Because you are the way as well as the goal, we rejoice;
Because you are the song, in our hearts is always your voice.
Because you are merciful we pray that our enemies
May never know our hardships: the miles of dust on our knees
(Since we became footless); the ache of emptiness
(Since we became headless before your peremptoriness).
Sisyphus had it easy—at least he got his stone nearly to the top;
We go a yard forward, then there is a crevasse into which we drop.
Tantalus was denied water—but of thirst he had only a slight notion;
Wine is poured into our cups—and its bubbles become an ocean:
What was a proffered beaker becomes a breaker that dumps us sprawling
Into the boiling surf with a gutful of salt water to stop our calling.
May our enemies never know our hardships. Yet we rejoice,
For we were free men who became your slaves out of free choice.
A little humorous hyperbole here I suspect. After all most Lovers of God do not feel worse off than Sisyphus and Tantalus, those mythical figures of everlasting punishment and frustration. But very real feeling too as the lover from the very intensity of his love suffers being unable to attain the Beloved.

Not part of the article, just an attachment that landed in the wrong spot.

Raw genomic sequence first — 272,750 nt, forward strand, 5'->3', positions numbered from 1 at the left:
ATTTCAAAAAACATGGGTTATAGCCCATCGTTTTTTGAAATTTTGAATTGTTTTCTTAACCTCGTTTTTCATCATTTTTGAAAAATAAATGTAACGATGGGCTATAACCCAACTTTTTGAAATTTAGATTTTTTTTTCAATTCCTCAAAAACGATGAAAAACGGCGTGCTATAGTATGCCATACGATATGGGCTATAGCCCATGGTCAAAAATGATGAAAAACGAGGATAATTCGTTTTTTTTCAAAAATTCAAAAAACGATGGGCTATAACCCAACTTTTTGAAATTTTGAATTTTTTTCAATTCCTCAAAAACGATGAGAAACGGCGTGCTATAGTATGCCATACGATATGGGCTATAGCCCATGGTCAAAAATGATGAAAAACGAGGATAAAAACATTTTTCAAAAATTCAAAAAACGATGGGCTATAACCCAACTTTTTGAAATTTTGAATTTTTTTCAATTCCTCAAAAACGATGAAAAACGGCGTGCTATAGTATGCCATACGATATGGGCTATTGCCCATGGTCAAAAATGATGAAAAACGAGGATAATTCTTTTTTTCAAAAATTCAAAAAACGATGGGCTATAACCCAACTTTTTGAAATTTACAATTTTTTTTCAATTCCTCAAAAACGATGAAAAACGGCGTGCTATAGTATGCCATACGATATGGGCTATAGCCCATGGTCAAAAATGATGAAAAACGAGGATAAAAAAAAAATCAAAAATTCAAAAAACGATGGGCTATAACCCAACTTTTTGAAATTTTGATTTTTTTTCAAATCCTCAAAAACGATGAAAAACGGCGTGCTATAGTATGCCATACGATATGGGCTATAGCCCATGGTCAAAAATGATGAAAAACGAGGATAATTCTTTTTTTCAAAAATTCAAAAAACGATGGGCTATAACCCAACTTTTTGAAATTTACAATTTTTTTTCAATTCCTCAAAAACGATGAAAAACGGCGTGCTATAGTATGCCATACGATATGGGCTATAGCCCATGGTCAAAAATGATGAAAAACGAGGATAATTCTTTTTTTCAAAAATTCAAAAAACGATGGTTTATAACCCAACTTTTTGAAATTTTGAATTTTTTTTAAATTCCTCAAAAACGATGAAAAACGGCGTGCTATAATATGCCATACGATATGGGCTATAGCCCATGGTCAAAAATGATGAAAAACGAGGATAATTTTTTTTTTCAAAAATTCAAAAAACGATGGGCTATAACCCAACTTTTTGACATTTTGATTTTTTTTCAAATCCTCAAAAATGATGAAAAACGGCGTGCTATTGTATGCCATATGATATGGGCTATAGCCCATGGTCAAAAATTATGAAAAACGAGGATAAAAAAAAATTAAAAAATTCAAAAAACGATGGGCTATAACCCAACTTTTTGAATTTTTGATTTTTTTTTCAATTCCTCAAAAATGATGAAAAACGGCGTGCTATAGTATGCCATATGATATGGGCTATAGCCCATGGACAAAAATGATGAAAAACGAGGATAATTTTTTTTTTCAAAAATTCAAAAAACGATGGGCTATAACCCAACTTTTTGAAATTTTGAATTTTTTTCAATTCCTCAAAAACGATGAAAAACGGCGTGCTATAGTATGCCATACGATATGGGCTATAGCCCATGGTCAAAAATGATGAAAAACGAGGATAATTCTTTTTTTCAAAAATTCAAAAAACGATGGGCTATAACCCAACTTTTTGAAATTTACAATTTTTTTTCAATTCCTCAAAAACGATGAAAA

If Francis could accept and rejoice that God is indeed both the way and the goal he might go beyond the hymning of hardship. But we have to remember that he is writing from within certain poetic traditions. On the one hand is Vaishnavite devotional poetry of self-abasement before the beloved, and on the other the tradition of Persian Sufi poems which deal with things like Majnun’s desperate suffering for Laila.
The conclusion of the poem affirms a rejoicing in the freedom of being a slave. How vivid the images are of the ocean of bubbles of illusions that keep the wine out of reach and the being dumped in boiling surf.